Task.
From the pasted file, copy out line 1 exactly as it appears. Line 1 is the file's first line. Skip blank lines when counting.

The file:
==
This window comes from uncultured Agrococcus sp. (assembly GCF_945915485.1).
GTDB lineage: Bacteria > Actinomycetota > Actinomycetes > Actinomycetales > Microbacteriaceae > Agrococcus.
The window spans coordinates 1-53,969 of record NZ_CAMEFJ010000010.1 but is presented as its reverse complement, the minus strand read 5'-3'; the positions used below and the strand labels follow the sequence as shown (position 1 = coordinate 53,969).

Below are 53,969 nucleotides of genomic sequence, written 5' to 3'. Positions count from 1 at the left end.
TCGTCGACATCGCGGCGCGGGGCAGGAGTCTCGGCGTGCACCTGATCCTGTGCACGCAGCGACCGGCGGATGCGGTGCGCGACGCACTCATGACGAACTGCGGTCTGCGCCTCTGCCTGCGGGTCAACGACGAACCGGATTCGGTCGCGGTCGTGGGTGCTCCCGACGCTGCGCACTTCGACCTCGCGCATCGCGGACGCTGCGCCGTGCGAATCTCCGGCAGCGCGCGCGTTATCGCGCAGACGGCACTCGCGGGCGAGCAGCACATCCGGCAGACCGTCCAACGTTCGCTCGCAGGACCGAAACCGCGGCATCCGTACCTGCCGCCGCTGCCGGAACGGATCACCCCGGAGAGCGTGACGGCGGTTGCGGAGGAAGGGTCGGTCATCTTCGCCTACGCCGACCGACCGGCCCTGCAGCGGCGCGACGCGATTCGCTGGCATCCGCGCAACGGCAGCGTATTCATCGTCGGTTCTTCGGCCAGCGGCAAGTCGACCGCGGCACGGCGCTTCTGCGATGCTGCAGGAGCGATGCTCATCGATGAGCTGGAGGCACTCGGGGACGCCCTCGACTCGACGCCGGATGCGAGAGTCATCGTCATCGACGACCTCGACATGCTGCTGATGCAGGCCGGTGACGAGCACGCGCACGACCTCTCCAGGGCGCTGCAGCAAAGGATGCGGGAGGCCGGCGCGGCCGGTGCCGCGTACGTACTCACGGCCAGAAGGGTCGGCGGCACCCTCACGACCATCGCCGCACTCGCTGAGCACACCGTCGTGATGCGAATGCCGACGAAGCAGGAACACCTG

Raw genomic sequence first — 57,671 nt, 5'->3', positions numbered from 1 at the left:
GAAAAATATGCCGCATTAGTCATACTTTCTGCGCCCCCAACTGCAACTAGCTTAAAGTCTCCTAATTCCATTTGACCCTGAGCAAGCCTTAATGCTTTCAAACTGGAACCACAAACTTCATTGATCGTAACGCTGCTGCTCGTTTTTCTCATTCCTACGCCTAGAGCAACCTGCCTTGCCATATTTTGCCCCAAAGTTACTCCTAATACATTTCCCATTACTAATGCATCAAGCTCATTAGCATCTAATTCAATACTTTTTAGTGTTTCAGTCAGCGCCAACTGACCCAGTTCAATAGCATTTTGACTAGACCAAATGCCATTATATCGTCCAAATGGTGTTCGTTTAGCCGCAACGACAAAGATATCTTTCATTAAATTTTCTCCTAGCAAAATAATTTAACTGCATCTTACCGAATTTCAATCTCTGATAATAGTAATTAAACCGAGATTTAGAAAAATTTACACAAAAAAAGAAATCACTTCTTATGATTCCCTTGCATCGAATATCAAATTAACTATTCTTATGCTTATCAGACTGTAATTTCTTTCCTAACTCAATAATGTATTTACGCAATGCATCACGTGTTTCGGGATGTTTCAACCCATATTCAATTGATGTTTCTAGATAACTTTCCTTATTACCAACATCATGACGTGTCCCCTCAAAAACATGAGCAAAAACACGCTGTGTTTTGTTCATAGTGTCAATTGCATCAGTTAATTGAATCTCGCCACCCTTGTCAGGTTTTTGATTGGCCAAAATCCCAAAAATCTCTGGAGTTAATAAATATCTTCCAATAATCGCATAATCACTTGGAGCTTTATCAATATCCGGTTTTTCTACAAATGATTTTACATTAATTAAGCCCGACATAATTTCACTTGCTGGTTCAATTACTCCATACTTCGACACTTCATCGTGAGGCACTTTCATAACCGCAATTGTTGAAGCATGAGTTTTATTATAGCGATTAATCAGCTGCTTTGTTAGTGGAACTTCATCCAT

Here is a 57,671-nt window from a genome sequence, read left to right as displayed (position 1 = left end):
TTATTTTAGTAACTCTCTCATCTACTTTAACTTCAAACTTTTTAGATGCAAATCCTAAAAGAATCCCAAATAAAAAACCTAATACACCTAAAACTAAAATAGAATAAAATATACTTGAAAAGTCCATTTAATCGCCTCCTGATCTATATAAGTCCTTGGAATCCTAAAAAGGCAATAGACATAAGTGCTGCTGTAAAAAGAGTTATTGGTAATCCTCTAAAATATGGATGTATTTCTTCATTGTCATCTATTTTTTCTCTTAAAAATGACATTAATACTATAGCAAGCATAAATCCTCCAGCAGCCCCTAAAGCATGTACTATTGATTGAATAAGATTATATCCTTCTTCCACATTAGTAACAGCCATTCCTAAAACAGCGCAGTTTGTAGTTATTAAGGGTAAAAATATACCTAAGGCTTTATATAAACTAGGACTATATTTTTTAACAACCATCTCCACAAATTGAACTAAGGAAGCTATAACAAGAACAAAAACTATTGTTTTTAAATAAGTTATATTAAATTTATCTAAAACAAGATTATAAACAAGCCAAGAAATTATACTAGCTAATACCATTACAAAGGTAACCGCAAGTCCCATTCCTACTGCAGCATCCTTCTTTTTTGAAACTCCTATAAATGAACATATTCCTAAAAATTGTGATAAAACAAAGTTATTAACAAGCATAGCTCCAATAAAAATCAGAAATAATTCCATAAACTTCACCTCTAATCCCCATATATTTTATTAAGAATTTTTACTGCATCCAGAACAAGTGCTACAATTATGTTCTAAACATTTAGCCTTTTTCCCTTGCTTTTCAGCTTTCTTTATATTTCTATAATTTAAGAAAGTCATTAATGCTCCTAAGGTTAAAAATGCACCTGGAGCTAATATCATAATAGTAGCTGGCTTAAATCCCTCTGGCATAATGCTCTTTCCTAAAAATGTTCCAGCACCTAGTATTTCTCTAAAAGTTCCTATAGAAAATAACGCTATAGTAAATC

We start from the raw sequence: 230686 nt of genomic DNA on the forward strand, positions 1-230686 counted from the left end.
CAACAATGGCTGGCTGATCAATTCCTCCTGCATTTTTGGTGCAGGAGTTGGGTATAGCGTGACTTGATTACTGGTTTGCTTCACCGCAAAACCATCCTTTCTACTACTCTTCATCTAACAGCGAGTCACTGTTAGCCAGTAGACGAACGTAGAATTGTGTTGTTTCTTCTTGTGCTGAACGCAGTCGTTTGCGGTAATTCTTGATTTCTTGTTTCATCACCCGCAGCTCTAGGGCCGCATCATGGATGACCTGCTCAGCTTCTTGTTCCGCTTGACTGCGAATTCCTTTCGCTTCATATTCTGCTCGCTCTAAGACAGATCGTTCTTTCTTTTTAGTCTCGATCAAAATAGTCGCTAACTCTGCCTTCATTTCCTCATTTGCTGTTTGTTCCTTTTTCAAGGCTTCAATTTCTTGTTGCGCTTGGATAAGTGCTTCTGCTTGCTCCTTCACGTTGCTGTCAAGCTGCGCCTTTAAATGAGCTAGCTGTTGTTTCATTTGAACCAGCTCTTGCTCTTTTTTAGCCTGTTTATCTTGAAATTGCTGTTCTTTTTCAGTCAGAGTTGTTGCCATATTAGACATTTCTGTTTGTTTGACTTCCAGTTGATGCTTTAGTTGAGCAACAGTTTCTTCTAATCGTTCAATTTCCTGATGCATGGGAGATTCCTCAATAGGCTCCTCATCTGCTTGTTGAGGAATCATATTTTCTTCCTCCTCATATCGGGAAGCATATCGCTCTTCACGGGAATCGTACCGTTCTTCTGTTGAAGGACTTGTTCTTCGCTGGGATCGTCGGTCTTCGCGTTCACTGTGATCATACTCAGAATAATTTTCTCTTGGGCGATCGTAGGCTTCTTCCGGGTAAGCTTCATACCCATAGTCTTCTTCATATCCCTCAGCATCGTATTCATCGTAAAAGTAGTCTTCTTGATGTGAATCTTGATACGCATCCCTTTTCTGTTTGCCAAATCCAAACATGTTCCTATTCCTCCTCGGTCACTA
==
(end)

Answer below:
This window comes from uncultured Agrococcus sp. (assembly GCF_945915485.1).